# UNIT 9: Pointers Data Variable and Pointer Variable Pass by Reference

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UNIT 9: Pointers Data Variable and Pointer Variable Pass by Reference
Pointer Arithmetic Passing Array Using Pointers Dynamic Allocation

Address VS. Value Each memory cell could store some VALUE.
Each cell has an ADDRESS associated with it. Note: Don’t confuse the address referring to a memory location with the value stored in that location.

Pointer Just another C variable whose value is an address of another variable. “Points to” that other variable.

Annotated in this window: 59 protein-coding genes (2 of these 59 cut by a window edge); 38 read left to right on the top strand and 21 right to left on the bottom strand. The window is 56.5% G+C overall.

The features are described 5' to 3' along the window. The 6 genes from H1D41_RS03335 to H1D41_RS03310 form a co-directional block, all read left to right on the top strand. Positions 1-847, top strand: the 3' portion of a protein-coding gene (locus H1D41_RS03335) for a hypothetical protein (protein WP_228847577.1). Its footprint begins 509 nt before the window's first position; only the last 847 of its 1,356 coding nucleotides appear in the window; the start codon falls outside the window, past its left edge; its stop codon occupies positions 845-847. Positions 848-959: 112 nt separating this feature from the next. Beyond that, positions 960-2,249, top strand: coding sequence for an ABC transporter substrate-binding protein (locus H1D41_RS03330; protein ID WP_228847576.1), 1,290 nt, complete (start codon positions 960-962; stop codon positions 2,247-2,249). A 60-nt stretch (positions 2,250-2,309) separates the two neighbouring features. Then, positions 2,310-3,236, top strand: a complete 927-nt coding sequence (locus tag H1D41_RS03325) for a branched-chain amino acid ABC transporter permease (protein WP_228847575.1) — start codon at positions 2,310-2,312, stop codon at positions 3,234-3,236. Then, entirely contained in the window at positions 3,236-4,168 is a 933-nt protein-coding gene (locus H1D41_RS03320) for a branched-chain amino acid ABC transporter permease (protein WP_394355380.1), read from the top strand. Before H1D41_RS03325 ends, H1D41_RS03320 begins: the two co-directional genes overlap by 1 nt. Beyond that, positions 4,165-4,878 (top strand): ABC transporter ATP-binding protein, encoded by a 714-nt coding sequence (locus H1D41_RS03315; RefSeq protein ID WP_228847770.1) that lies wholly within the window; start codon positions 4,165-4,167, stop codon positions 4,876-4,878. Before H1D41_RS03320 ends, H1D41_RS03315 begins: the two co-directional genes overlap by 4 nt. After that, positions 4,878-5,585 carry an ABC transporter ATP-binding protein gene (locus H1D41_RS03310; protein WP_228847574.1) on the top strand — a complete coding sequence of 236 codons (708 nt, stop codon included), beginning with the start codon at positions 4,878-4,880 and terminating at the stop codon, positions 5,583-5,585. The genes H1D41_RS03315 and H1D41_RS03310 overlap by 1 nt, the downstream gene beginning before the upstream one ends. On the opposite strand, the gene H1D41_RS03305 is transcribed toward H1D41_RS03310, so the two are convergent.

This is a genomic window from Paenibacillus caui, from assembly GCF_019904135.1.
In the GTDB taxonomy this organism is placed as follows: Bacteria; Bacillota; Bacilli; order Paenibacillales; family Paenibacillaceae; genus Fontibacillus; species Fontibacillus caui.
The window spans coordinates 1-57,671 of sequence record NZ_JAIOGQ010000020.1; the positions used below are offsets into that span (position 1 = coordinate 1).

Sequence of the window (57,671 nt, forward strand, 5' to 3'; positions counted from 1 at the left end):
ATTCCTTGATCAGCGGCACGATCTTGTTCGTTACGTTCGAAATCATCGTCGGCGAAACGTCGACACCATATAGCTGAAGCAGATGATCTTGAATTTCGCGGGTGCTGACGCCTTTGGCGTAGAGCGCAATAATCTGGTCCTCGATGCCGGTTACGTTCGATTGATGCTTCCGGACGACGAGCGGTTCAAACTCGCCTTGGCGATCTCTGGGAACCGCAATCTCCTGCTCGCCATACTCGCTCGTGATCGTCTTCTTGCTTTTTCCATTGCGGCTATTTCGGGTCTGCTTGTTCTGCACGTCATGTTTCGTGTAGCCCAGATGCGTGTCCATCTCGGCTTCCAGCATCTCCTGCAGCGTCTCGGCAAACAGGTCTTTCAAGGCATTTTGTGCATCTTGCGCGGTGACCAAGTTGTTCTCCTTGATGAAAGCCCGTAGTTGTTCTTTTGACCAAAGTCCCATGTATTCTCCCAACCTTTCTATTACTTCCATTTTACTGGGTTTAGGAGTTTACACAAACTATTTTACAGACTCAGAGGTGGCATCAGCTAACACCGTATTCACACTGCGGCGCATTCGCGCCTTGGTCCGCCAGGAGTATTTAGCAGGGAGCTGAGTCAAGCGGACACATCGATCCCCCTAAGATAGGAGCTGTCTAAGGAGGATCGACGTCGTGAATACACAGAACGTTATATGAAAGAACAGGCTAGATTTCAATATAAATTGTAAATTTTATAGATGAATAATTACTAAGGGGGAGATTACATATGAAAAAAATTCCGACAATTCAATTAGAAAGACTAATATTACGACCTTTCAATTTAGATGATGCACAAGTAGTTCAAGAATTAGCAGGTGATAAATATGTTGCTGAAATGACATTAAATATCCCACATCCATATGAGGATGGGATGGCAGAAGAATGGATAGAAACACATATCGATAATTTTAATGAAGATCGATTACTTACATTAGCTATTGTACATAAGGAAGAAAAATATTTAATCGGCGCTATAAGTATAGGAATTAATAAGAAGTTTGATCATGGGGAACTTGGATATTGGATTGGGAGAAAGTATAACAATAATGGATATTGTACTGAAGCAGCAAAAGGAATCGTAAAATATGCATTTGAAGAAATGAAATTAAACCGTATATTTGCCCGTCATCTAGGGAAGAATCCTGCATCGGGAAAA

Declaring a pointer Syntax: Examples:
<data_type > *<pointer_name>; Examples: int *ptr; char *cp; float *fp; Note: <data_type > is the type of the data the pointer points to.

Declaring a pointer After declaring a pointer: int *ptr;
ptr doesn’t actually point to anything yet. (null pointer) We can either: make it point to something that already exists allocate room in memory for something new that it will point to

Declaring a pointer Declaring a pointer just allocates space to hold the pointer; it does not allocate something to be pointed to. If local variables in C are not initialized, they may contain anything.

Operators Associated with Pointers
Reference operator (&) Also known as the address operator Read as “address of” Dereference operator (*) Read as ”value pointed by”

Reference Operator (&)
The address that locates a variable within memory is what we call a reference to that variable. Example: int andy; int *ted; ted = &andy;

Reference Operator (&)